Hey Coach: Video Analysis 101
Video analysis in the sport of curling is not new, however the use of computer based software to do this on our behalf is only about three years old. Numerous coaches, provincial associations and teams are now getting into this on a regular basis, throwing away the old VHS camcorders for laptops and mini-DV video cameras.
Where to Start?
To begin with you will need:
- A video camera, preferably mini-DV, that has a firewire output jack. (otherwise known as 1394 jack)
- A laptop with a firewire input, or simply purchase a firewire card
- A software program – the two most popular ones being used in our sport right now are:
- V1 Home – $50 – $1000 – you can check out www.curlontario.com for some info. A great starting system that does everything you’ll need.
- Dartish $1000 – $4000. All the bells and whistles! www.dartfish.com
- A laser pointer. There are numerous options for this – the stronger the better.
- A tripod of some sort.
- A firewire to connect the computer to the camera.
I strongly suggest that you set up your computer, camera and laser a few times off the ice to simply ensure everything works.
- Plug in your computer and turn it on. Wait for it to be fully functional before attaching any new cords
- Double click to begin your software application – V1 or Dartfish.
- Plug in the firewire to your camera, then to your computer and turn on your camera. Ensure that your camera is in the camera mode – no the VCR mode.
- In V1 or Dartfish go to the section of the software that allows live action. At this point the view of the camera should pop up on your computer.
** Note: You do not need a tape in the camera – it is actually better to leave it empty as you will not need to record anything on tape.
- Get ready to tape!! Remember, it is the computer that is recording; the camera is just an electronic eye!
If your organization is going to be doing this with random teams at random places I suggest that you set up the software to ‘dump’ the files into a file on your desktop that you would set up. This way – at the end of the video session the operator would simply go to the dump folder and empty it. If you do not empty the video files after each time your computer could get severely slowed down due to the size of these vide files.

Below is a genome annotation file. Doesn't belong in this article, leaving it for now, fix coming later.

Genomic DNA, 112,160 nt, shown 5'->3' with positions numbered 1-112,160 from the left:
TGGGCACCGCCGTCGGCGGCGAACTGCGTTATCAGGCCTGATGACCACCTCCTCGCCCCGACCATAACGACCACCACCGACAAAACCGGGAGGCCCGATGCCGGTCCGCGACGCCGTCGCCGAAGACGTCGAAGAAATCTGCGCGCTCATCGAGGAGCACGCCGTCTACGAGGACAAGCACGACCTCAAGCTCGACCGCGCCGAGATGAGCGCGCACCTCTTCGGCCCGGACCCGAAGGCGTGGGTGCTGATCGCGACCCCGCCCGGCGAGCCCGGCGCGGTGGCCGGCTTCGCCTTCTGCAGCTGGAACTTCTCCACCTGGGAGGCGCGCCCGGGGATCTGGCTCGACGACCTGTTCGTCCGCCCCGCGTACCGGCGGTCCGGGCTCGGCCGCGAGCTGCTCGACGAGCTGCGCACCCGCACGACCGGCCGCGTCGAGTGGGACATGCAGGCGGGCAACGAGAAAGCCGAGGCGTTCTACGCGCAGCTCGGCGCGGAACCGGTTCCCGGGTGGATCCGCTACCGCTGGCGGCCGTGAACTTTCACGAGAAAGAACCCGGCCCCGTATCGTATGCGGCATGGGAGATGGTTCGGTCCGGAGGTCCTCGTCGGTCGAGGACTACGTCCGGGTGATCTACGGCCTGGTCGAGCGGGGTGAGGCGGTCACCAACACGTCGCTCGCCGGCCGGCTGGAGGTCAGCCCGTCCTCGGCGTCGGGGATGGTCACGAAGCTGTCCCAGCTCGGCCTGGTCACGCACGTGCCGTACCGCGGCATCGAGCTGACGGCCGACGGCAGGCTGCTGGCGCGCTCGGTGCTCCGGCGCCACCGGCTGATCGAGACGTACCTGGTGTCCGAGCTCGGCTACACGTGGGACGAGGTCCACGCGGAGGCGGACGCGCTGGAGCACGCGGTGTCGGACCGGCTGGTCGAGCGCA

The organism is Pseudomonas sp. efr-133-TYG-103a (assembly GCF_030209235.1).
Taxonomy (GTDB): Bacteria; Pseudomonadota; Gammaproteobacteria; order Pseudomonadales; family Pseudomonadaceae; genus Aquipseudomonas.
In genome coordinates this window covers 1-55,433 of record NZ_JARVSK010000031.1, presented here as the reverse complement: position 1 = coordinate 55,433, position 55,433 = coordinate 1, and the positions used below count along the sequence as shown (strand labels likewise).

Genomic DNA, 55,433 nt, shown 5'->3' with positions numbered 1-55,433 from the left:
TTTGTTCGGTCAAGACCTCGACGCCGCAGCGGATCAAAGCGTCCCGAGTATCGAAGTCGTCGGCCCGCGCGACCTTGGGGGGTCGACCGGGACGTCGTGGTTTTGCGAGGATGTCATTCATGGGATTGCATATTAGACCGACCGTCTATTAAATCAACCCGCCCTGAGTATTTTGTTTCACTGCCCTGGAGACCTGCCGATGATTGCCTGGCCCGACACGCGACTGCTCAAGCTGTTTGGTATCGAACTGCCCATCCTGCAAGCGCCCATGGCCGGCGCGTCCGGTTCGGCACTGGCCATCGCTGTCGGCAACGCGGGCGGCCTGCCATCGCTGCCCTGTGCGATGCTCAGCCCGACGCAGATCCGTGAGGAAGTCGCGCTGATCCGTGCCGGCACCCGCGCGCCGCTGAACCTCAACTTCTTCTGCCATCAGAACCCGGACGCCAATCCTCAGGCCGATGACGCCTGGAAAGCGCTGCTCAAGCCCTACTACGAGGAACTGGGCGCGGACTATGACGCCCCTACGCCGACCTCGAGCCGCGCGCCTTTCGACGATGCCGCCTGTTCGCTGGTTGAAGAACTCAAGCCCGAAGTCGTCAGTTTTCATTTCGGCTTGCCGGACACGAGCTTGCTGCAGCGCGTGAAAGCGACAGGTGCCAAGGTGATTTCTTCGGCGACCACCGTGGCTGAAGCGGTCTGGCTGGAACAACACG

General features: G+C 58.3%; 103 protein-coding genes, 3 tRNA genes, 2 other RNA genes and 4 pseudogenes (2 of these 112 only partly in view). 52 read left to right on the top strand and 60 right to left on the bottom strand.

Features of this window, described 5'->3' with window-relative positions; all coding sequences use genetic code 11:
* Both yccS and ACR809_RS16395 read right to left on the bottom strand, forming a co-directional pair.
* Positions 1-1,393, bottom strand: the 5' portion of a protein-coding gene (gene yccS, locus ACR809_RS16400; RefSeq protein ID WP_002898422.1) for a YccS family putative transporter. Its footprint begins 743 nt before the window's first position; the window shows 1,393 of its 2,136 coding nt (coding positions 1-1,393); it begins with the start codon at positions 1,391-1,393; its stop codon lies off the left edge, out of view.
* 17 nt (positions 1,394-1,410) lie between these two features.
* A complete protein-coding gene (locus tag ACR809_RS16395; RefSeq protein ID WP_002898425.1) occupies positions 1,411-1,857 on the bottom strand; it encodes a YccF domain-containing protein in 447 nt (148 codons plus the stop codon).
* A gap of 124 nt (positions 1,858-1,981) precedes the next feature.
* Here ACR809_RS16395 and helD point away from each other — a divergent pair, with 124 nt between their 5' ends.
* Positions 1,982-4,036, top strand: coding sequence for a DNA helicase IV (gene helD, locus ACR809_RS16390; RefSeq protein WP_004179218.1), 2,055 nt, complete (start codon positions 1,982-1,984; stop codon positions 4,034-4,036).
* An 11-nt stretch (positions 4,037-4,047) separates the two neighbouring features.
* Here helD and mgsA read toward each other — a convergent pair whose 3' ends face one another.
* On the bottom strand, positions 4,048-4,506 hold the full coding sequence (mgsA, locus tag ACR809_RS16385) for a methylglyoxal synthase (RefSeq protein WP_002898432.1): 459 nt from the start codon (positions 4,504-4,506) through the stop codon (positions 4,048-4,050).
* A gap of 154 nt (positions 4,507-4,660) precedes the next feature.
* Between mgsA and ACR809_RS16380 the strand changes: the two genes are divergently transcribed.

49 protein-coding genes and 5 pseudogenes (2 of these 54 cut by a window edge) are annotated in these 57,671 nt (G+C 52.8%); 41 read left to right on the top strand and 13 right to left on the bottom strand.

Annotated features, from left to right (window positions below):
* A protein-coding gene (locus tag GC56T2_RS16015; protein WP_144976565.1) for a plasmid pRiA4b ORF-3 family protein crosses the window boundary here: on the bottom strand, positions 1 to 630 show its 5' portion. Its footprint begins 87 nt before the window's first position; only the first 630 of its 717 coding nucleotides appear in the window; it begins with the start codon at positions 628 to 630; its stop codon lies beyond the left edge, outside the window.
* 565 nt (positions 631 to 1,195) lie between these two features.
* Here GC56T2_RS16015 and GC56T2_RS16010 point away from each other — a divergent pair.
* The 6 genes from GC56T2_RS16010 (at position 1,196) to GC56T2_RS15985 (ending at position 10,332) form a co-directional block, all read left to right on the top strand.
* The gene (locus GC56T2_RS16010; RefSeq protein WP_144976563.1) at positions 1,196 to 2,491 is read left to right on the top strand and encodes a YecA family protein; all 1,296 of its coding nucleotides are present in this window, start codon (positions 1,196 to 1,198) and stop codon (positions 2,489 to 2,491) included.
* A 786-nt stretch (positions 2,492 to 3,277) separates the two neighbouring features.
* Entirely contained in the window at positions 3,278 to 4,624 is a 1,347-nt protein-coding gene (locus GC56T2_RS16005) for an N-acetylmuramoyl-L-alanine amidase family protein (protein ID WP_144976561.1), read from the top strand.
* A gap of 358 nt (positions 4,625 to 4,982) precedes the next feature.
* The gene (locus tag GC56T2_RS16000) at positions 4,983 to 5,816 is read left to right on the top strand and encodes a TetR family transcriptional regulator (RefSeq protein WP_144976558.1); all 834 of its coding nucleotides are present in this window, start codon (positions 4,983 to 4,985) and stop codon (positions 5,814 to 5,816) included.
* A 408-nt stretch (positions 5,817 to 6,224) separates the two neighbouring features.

Once you get acquainted with the software and the operating manuals you may look into creating video files for your athletes. These files can be burnt onto a disk that the athletes can take away with them, and use for reference at a later time.
- Setting up your tripod: I have found that setting up the tripod at least halfway down the ice, very close to the ground, allows you to zoom in on the athlete and not have to worry about zooming out as they slide. This allows very smooth videos, along with video that you are easily able to compare to each other. The tripod I have evolved into using is a very small tripod that puts the camera about 4-5 inches off the ice.
- Set up your laser directly in front of your camera. The nice thing with this set up is that you are able to move your entire camera/laser set up to different parts of the ice. Each time you move, ensure that the laser starts in the middle of the rock. If you see the picture below, the laser allows instant knowledge of whether or not the rock has moved throughout the slide.
- Your knowledge built from Level 1, 2 and 3 courses will be very valuable here. Take some time to ensure your athlete has input in the delivery. It’s funny, as what normally looks ‘good’ is what we’re looking for! Some of them will be able to break down their own delivery and will be amazed at what they actually look like!
- My first question to these athletes is ‘how’d you do?”. Whether that is hitting the broom or managing to make a big change, having this ‘feel versus real’ scenario makes this software all that more powerful.
- The biggest benefit of this software is that it presents instant playback of the most recent delivery – get used to using this feature and the benefits to your athletes will be enormous. No more do you have to wait, do five or six slides, and then analyze. Pick one or two main changes you’re looking for with the athlete, decide on an agreeable goal to change, and then let them take one slide. They will then join you at the computer, check out the latest slide and a lot of the time will make the analysis themselves, turn around and try it again!
This software makes jumping into big changes a lot easier. With the instant visual on the ice, the coach/instructor and the athlete can agree very quickly on what the outcome should be and no longer are we relying on ‘trust’ of the opinion of the instructor versus the feeling of the athlete.
Email if you have questions.
Written by Paul Webster
Monday, 22 September 2008 12:05
About Paul Webster